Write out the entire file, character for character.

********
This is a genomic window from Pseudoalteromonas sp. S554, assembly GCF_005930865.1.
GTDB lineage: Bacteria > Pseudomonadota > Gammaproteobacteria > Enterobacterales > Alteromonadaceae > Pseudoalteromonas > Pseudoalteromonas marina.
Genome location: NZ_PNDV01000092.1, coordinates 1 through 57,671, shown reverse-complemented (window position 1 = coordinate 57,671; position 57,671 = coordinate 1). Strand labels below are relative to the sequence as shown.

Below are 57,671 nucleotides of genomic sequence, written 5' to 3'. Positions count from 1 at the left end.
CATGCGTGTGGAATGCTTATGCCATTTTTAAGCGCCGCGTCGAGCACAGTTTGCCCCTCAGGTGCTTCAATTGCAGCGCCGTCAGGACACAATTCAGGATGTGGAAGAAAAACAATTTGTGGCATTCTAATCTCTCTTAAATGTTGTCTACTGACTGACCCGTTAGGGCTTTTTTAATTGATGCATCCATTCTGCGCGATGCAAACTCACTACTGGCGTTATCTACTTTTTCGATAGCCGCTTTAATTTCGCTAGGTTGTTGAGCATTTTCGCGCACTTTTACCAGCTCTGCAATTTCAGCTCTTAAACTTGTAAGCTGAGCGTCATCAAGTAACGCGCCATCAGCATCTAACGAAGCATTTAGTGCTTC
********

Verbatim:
This is a genomic window from Pseudoalteromonas sp. S554, assembly GCF_005930865.1.
GTDB lineage: Bacteria > Pseudomonadota > Gammaproteobacteria > Enterobacterales > Alteromonadaceae > Pseudoalteromonas > Pseudoalteromonas marina.
Genome location: NZ_PNDV01000092.1, coordinates 1 through 57,671, shown reverse-complemented (window position 1 = coordinate 57,671; position 57,671 = coordinate 1). Strand labels below are relative to the sequence as shown.

Below are 57,671 nucleotides of genomic sequence, written 5' to 3'. Positions count from 1 at the left end.
CATGCGTGTGGAATGCTTATGCCATTTTTAAGCGCCGCGTCGAGCACAGTTTGCCCCTCAGGTGCTTCAATTGCAGCGCCGTCAGGACACAATTCAGGATGTGGAAGAAAAACAATTTGTGGCATTCTAATCTCTCTTAAATGTTGTCTACTGACTGACCCGTTAGGGCTTTTTTAATTGATGCATCCATTCTGCGCGATGCAAACTCACTACTGGCGTTATCTACTTTTTCGATAGCCGCTTTAATTTCGCTAGGTTGTTGAGCATTTTCGCGCACTTTTACCAGCTCTGCAATTTCAGCTCTTAAACTTGTAAGCTGAGCGTCATCAAGTAACGCGCCATCAGCATCTAACGAAGCATTTAGTGCTTC